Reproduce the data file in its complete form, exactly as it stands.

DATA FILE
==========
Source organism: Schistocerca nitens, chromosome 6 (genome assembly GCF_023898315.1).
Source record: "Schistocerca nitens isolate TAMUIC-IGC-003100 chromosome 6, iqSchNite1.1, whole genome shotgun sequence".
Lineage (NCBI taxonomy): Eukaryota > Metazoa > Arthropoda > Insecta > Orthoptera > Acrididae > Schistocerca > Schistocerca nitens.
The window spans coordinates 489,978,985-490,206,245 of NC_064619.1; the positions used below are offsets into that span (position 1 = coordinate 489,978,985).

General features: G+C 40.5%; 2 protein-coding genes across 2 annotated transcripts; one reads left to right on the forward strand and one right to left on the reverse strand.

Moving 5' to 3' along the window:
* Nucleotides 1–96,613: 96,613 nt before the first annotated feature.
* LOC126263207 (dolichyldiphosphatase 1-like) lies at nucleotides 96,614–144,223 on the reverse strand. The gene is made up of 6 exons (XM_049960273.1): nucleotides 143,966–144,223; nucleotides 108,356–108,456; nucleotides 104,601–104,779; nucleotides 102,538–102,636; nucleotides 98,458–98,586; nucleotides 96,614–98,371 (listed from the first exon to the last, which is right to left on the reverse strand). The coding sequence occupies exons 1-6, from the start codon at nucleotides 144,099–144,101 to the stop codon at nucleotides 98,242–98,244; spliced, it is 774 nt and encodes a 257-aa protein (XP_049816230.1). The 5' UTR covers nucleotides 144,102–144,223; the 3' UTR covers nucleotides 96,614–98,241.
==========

Source organism: Schistocerca nitens, chromosome 6 (genome assembly GCF_023898315.1).
Source record: "Schistocerca nitens isolate TAMUIC-IGC-003100 chromosome 6, iqSchNite1.1, whole genome shotgun sequence".
Lineage (NCBI taxonomy): Eukaryota > Metazoa > Arthropoda > Insecta > Orthoptera > Acrididae > Schistocerca > Schistocerca nitens.
The window spans coordinates 489,978,985-490,206,245 of NC_064619.1; the positions used below are offsets into that span (position 1 = coordinate 489,978,985).

General features: G+C 40.5%; 2 protein-coding genes across 2 annotated transcripts; one reads left to right on the forward strand and one right to left on the reverse strand.

Moving 5' to 3' along the window:
* Nucleotides 1–96,613: 96,613 nt before the first annotated feature.
* LOC126263207 (dolichyldiphosphatase 1-like) lies at nucleotides 96,614–144,223 on the reverse strand. The gene is made up of 6 exons (XM_049960273.1): nucleotides 143,966–144,223; nucleotides 108,356–108,456; nucleotides 104,601–104,779; nucleotides 102,538–102,636; nucleotides 98,458–98,586; nucleotides 96,614–98,371 (listed from the first exon to the last, which is right to left on the reverse strand). The coding sequence occupies exons 1-6, from the start codon at nucleotides 144,099–144,101 to the stop codon at nucleotides 98,242–98,244; spliced, it is 774 nt and encodes a 257-aa protein (XP_049816230.1). The 5' UTR covers nucleotides 144,102–144,223; the 3' UTR covers nucleotides 96,614–98,241.